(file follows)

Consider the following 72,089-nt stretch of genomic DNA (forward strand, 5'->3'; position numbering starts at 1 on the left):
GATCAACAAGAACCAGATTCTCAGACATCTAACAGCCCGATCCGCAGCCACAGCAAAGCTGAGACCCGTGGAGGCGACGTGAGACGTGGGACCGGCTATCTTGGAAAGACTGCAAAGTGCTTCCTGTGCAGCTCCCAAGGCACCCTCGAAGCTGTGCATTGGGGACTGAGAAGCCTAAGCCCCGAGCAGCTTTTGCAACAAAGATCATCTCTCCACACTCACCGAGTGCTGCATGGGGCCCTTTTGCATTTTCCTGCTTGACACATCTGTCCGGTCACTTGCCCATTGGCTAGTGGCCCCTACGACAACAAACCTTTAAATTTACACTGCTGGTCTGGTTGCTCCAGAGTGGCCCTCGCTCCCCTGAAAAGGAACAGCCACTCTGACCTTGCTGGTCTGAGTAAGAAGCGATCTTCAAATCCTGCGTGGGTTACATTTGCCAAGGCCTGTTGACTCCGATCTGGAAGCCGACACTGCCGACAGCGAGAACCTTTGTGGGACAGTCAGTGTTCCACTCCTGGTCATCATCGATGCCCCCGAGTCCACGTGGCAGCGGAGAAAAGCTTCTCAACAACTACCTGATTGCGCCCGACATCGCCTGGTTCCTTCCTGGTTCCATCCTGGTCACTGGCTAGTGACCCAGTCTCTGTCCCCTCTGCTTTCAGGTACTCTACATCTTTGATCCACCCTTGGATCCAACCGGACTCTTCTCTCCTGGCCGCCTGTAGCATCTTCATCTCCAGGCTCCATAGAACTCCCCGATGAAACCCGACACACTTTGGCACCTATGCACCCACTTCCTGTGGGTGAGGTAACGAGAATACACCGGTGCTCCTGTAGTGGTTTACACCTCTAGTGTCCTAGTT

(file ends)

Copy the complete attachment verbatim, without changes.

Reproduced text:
Consider the following 72,089-nt stretch of genomic DNA (forward strand, 5'->3'; position numbering starts at 1 on the left):
GATCAACAAGAACCAGATTCTCAGACATCTAACAGCCCGATCCGCAGCCACAGCAAAGCTGAGACCCGTGGAGGCGACGTGAGACGTGGGACCGGCTATCTTGGAAAGACTGCAAAGTGCTTCCTGTGCAGCTCCCAAGGCACCCTCGAAGCTGTGCATTGGGGACTGAGAAGCCTAAGCCCCGAGCAGCTTTTGCAACAAAGATCATCTCTCCACACTCACCGAGTGCTGCATGGGGCCCTTTTGCATTTTCCTGCTTGACACATCTGTCCGGTCACTTGCCCATTGGCTAGTGGCCCCTACGACAACAAACCTTTAAATTTACACTGCTGGTCTGGTTGCTCCAGAGTGGCCCTCGCTCCCCTGAAAAGGAACAGCCACTCTGACCTTGCTGGTCTGAGTAAGAAGCGATCTTCAAATCCTGCGTGGGTTACATTTGCCAAGGCCTGTTGACTCCGATCTGGAAGCCGACACTGCCGACAGCGAGAACCTTTGTGGGACAGTCAGTGTTCCACTCCTGGTCATCATCGATGCCCCCGAGTCCACGTGGCAGCGGAGAAAAGCTTCTCAACAACTACCTGATTGCGCCCGACATCGCCTGGTTCCTTCCTGGTTCCATCCTGGTCACTGGCTAGTGACCCAGTCTCTGTCCCCTCTGCTTTCAGGTACTCTACATCTTTGATCCACCCTTGGATCCAACCGGACTCTTCTCTCCTGGCCGCCTGTAGCATCTTCATCTCCAGGCTCCATAGAACTCCCCGATGAAACCCGACACACTTTGGCACCTATGCACCCACTTCCTGTGGGTGAGGTAACGAGAATACACCGGTGCTCCTGTAGTGGTTTACACCTCTAGTGTCCTAGTT